Alden has played a particularly destructive role in local journalism. Since it has controlled MNG, it has slashed staff and sold real estate to extract cash from the news organizations without regard to the role news organizations play in communities. Alden has depleted newsrooms, eliminated beats, and made it virtually impossible for local papers to fully tell the stories of their communities.1 Alden has also extracted hundreds of millions of dollars in profits from its newspaper holdings to invest in unrelated businesses, some of whom have gone belly-up.
WGAW would like to contribute to the Committee’s record with a report on the corrupting influence of private equity on Hollywood talent representation. “Agencies For Sale: Private Equity Investment and Soaring Agency Valuations” details the harmful effects of private equity investment on talent agency representation in Hollywood. While talent agencies are fiduciaries, legally required to act solely in the benefit of their clients, the billions in private equity capital invested in Hollywood’s largest talent agencies has driven these agencies to engage in practices that leverage their clients for the agencies’ financial benefit and violate the law. Most recently, this private equity investment has facilitated talent agency expansion into content ownership and production, effectively making agencies the employers of their own clients. The last time a talent agency expanded into content production, the Department of Justice filed an antitrust lawsuit that caused the breakup of MCA-Universal in 1962.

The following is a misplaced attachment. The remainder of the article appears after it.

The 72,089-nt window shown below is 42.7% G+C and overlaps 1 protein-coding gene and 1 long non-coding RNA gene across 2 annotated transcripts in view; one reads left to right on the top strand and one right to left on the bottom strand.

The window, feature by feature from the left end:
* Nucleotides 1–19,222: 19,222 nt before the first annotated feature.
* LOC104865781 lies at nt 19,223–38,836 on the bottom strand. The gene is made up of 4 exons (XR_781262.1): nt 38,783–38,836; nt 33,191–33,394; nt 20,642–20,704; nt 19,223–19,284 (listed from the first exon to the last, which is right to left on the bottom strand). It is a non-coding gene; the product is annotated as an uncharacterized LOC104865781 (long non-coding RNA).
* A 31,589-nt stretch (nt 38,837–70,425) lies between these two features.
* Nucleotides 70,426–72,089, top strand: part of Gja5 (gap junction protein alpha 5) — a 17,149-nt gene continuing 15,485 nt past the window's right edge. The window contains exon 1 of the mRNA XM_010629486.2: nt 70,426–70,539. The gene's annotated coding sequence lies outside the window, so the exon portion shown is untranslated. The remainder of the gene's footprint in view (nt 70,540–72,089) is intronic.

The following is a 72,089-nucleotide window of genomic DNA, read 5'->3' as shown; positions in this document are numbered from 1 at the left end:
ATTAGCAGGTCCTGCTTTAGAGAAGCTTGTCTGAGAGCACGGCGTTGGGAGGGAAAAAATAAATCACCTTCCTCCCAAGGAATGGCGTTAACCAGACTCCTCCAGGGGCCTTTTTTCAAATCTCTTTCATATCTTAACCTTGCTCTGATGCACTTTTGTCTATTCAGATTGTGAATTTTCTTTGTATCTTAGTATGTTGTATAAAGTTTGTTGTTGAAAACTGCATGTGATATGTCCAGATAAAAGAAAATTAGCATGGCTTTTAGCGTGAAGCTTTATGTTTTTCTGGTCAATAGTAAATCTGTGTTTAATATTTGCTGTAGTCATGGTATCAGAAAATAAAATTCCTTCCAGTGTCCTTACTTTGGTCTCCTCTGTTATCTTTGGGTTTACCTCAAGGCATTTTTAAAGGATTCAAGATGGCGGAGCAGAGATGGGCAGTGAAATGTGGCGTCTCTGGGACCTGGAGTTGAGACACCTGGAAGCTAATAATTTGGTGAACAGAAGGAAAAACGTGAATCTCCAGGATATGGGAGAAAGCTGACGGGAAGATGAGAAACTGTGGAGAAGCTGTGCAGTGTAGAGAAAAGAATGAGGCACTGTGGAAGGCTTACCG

I moved into my manufactured home community so I could have an affordable life. My neighbors are mostly low-income seniors who survive on fixed incomes, like my friend who gets just $800 a month from disability. I, along with 150+ families that call this community home, loved the stability and community closeness Swartz Creek Estates provided. Our hopes of living in an affordable, decent home in a healthy, vibrant community were dashed when a real estate investment company named Havenpark Capital bought our community. In one year, they increased the rent we pay for the land our homes sit on by 30%. Havenpark also increased the fees that we have to pay out for garbage pickup and sewage and water services almost another 10%.